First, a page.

Today is an off the cuff blog post. Hurricane Matthew unraveled me more that I'd like to admit. As many artists know, obession is the name of the game in an artist's life, and although my home wasn't affected thankfully, I still have two 75 foot trees, and a number of smaller trees down in my yard. The tree workers were diligently cleaning up so I am not complaining, or am I. In order to get the power on they placed large (ginormous) platforms in the yard to stabilize the big trucks to cut the trees in order to get our power back up. From the studio window I see this mess daily. My recent trip to Atlanta reminded me of just how much is going on in the art world. Also, this is application season, and I am trying to make some etchings without access to a press.
Realizing the reality was to focus on the studio work in front of me, my decision was to concentrate. Although it seems I am really focused on art and the artists issues of the Savannah community, which I am, I can also spend hours watching Steve Harvey clips, and African dance and wedding clips, among other Youtube distractions, and reading numerous lengthy texts about art history. I used to read about African American politics, slavery, and other 18th century historical figures, but I've stopped that, somewhat. I obsessively watch American and foreign films too, and lately started writing lengthy reviews about them on Amazon. Currently, I am reading 33 Artists in 33 Acts, by Sarah Thornton which is a good read, so far.
Did I say I was obsessive, well let me share a couple more. I collect water and have 5, 65 gallon tubs in my yard, and two rain collectors. The tubs which we got from the car wash are unofficial (to be discarded, eventually), the rain catchers are official. In a storm, I will set up buckets on the patio, then stand over the rain barrells with a tilted umbrella to try to catch more rain. I had gutters installed that water runs directly to the rain catchers. Now I must empty the rain into the barrels to make more room for new water during a storm. So there are no mosquitos, I have goldfish in the tubs which are now really pets. My adult children think that is just what moms do, since I do it so often.
My father was obsessive, which I inherited, and any time something broke, my dad would put on his jewelers glasses and repair it. My younger sister commented that if he was a superhero he'd be named, The Piddler, since we always know when he has been in a room by his numerous miniscule adjustments. I inherited the knack for jigsawing tiny shards of broken pots together.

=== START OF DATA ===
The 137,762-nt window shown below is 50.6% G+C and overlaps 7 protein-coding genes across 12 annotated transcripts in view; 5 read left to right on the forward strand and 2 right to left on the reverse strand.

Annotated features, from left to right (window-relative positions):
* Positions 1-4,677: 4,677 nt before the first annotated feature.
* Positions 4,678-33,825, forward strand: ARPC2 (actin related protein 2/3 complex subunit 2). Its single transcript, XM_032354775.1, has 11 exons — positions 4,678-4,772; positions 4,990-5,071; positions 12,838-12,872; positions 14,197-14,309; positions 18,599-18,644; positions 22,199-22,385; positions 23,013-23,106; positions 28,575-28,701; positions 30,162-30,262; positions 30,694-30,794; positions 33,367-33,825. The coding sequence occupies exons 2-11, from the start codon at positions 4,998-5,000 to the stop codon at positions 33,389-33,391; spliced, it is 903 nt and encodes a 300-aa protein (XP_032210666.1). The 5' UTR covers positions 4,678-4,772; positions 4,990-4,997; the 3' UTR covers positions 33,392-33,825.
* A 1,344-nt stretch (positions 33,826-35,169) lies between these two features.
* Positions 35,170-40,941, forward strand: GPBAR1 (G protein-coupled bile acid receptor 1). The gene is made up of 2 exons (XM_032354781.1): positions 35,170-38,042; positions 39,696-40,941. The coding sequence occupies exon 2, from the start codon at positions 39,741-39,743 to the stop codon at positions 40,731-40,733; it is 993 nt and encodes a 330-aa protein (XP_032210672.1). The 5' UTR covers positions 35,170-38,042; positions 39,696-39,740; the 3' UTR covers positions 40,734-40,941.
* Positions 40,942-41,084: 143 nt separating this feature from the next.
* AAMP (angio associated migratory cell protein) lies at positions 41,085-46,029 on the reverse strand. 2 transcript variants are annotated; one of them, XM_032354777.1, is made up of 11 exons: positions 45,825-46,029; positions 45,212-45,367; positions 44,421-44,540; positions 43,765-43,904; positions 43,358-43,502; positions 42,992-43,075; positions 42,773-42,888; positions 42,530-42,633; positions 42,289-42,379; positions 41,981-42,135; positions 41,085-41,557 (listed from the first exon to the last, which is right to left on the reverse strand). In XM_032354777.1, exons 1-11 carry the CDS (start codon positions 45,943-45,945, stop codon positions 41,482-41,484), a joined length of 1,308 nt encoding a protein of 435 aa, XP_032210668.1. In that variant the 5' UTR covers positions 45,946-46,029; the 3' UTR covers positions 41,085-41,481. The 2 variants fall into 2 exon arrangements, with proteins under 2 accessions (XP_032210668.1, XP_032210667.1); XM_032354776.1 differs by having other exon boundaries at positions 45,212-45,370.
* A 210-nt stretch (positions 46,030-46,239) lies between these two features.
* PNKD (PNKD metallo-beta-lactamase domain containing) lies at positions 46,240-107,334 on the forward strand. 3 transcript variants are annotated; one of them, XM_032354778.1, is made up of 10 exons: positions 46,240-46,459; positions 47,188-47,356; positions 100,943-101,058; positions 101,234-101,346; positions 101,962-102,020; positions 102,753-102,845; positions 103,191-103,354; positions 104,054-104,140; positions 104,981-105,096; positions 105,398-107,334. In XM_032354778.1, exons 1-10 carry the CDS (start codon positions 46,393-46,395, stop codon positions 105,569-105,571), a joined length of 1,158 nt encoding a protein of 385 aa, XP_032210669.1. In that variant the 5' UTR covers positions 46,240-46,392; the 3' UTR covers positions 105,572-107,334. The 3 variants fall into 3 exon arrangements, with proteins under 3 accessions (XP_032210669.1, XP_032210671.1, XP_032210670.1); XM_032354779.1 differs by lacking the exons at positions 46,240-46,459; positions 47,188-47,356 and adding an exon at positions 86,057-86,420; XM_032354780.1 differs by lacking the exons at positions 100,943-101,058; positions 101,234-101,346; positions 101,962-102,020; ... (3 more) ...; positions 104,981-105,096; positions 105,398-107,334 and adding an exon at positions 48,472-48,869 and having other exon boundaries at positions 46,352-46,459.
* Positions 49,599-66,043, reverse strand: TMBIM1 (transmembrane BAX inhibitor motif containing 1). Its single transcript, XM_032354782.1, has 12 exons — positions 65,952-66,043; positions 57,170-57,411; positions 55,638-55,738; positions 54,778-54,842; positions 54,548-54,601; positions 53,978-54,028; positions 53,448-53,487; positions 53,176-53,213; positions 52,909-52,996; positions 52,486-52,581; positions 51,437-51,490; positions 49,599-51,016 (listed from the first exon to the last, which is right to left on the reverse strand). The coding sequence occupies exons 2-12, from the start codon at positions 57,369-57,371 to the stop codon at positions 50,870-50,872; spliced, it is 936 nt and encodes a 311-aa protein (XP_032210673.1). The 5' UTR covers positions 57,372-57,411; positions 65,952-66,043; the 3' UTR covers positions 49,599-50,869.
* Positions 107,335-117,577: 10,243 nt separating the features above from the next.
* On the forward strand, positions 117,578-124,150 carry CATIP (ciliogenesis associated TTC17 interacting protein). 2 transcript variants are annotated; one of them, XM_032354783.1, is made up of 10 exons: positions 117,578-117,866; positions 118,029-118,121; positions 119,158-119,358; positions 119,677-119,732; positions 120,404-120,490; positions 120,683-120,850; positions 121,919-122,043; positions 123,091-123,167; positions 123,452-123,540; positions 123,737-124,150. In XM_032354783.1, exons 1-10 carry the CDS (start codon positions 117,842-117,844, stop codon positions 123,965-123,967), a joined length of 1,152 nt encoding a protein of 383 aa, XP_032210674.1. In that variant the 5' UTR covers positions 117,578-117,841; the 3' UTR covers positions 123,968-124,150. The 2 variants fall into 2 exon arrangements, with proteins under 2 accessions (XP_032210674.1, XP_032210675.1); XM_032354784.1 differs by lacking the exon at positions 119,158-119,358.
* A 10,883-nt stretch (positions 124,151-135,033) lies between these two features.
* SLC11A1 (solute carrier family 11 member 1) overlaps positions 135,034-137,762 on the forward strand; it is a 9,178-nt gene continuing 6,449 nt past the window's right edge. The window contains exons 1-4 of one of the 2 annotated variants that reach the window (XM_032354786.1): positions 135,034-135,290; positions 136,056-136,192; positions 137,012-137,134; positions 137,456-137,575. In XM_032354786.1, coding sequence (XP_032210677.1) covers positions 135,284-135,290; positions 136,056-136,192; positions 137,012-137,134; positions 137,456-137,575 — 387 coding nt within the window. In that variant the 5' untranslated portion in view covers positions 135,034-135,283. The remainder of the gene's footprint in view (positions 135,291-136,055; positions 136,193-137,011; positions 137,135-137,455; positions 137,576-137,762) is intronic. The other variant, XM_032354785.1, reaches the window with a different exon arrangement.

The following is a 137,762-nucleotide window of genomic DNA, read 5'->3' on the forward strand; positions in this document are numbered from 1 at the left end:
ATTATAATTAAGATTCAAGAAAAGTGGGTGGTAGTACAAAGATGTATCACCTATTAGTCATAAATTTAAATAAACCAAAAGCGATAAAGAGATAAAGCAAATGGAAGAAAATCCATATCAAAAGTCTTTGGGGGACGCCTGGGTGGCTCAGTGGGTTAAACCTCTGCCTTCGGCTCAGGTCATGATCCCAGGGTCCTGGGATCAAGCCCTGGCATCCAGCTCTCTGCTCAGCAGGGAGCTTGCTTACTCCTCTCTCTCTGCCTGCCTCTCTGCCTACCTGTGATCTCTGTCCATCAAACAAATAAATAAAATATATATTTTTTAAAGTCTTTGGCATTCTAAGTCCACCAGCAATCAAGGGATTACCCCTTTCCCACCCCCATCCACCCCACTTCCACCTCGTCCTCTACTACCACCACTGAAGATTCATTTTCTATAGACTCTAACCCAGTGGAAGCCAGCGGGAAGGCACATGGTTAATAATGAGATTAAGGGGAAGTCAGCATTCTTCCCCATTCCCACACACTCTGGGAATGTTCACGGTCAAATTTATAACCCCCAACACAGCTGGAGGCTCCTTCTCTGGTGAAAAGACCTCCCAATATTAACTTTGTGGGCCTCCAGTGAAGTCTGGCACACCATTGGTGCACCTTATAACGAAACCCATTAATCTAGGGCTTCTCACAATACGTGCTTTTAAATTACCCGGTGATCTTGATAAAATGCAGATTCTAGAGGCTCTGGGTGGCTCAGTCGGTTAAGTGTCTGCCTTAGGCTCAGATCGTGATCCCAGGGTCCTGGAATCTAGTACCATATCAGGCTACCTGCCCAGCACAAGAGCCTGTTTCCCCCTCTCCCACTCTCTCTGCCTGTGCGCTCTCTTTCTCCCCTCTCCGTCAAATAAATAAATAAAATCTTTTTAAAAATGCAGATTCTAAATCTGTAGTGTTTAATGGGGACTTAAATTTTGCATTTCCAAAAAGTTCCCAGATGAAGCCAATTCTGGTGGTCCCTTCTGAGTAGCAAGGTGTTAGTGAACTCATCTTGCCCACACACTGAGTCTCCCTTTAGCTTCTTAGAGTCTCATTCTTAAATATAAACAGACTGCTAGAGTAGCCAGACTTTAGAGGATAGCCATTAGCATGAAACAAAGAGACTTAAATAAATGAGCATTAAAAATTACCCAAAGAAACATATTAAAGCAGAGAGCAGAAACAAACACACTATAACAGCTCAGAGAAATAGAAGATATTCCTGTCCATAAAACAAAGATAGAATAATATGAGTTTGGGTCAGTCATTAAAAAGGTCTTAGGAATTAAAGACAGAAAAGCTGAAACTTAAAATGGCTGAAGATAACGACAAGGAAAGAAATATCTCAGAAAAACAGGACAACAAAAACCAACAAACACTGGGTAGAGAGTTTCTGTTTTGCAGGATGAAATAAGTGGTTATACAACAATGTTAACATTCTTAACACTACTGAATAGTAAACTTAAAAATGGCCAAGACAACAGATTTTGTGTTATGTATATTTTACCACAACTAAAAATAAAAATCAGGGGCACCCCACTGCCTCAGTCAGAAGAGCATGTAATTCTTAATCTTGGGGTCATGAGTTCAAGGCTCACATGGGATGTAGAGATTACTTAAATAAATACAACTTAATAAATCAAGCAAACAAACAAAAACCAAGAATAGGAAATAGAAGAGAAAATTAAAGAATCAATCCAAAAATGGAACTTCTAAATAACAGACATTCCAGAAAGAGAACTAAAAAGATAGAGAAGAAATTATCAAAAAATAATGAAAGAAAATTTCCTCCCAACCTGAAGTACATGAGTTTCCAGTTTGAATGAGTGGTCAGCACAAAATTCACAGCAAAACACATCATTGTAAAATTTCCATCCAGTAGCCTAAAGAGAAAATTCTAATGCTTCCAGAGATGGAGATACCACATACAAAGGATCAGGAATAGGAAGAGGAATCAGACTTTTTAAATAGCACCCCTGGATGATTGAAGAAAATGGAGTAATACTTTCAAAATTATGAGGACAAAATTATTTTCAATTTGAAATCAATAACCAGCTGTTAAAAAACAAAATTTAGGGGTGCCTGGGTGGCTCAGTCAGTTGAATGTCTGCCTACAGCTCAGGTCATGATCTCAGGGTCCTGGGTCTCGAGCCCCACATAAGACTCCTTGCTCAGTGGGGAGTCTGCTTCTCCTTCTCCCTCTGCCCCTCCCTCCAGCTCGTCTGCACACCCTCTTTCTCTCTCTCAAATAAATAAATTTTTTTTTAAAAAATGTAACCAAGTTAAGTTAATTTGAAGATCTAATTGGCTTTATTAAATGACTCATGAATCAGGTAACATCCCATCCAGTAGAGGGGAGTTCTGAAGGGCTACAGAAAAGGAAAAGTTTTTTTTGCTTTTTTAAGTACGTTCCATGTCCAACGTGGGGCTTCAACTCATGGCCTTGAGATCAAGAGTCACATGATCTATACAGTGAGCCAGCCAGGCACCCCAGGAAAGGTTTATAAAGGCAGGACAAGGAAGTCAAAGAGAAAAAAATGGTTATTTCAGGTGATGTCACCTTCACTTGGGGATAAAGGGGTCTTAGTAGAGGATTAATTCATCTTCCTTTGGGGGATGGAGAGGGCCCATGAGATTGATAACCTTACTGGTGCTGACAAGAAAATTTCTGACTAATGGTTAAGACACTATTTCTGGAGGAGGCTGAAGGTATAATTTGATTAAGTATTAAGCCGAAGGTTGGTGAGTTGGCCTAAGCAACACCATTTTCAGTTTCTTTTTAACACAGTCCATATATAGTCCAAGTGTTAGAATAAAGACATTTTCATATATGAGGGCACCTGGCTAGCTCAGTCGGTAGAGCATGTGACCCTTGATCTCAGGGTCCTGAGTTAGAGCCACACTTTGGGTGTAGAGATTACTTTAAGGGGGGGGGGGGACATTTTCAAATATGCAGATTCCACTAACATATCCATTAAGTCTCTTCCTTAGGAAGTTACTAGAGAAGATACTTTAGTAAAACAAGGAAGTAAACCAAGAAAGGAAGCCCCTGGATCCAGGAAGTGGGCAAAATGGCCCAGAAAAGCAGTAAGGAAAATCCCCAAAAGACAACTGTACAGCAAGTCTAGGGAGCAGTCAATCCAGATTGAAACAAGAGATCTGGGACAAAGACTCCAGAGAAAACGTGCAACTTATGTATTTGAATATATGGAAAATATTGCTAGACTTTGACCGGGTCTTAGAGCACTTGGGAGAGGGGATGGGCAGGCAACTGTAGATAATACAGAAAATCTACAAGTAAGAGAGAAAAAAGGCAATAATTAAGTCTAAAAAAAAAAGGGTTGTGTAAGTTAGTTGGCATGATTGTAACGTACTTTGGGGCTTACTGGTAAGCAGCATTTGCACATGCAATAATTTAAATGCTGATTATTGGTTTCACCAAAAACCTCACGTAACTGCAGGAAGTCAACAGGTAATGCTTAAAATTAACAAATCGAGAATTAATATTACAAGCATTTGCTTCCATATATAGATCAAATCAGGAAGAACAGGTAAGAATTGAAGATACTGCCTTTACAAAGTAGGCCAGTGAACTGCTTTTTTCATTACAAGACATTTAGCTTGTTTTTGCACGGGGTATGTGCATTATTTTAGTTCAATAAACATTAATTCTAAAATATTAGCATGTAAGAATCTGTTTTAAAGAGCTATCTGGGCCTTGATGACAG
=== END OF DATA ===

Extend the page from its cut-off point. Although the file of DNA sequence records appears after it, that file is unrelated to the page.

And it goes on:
Another obsession, collecting broken stuff, fixing it, and locating somewhere to put it in the house. After the storm I came across a 300 pound concrete planter thrown out by the hospital. With some concrete, the patience of Job, and the artistry of puzzling, I plan to make it look new. We are currently working on other pieces of furniture as well.
I blame this next obsession on being from an academic background. This is the number one obsession, learning about other artists, emergent, established, historical, and artists from any continent. I am amazed when other artists don't do this. Yet secretly I do this with artists from other venues like musicians, actors, poets, filmmakers. I learn all about about their process, their theory, and their list of accomplishments. I could open a library with all the gallery cataloges, magazines, and books I've collected. I commit names to memory, study as many pieces I can find. Admittedly I am an art groupie. Truth is, all of this distracts from time spent on work in my own studio.
Being a painter is a full time job. It requires focus so that each idea can grow into the next, and so that mistakes can be corrected. In the studio, I build and prime canvases, mix paint, take images of the work, draw, plan and promote. The obsessions can feed my work, however I am often in the habit of allowing the obsessions to take precedence. I said all this to say that focus in the studio is imperative, out of the studio I am a basket case.
In the next weeks I will be cleaning my my online presence. In the work I am producing currently, it makes sense to place it in a platform that allows for more comprehensive reading. I look forward to getting the etchings done, steering away from nagging little pieces that take me a lot of time but get little attention, and concentrating on larger scale paintings.
For all who struggle with the same obsession I have talked about please read Steal Like an Artist by Austin Kleon, it gives licence to what I just called crazy.
Thank you all for reading if you want to share comments just email me .
On Wednesday we learned of the evacuations due to hurricane Matthew. Faced with loosing studio work time, proposals in midstream, meetings delayed, and a new blog to upload, I decided to attempt work from my sister’s home in Marietta. I added the Atlanta Print Center to my list of travel destinations, and a visit to the Sandler Hudson Gallery. Finally, I planned to visit the studio of the artist Lillian Blades, an artist who I met years ago during my early years of teaching. Later I developed an admiration for her work while we shared showing at Sandler Hudson. I contacted her, she informed me of her exhibition at the September Gray Gallery where she was also giving a talk moderated by curator, artist, philanthropist, and art connoisseur, Joe Barry Carroll. With my plan set, I now share my visit with you.
In this post, Artist to Artist, I make a correlation between Blades work and connections to assemblage. Specifically, in the Constructive works post World War II, Dada and Surrealism , made by artists Kurt Schwitters, Vladimir Tatlin, and Piet Mondrian. The Dada period introduced freedom from content, thought to lead to war, the short lived Dada period, followed by Surrealism, enabled artists to concentrate purely on formalist concerns. African American artists like Romeare Bearden, Jacob Lawrence, and Lois Malou Jones working just after, used assemblage to create with limited reference to the European tradition. As European artists like Pablo Picasso and Jean Arp borrowed visual clues from African imagery, so too did African American artists return to the concept of visual freedoms in art making. The work of Lillian Blades follows in context.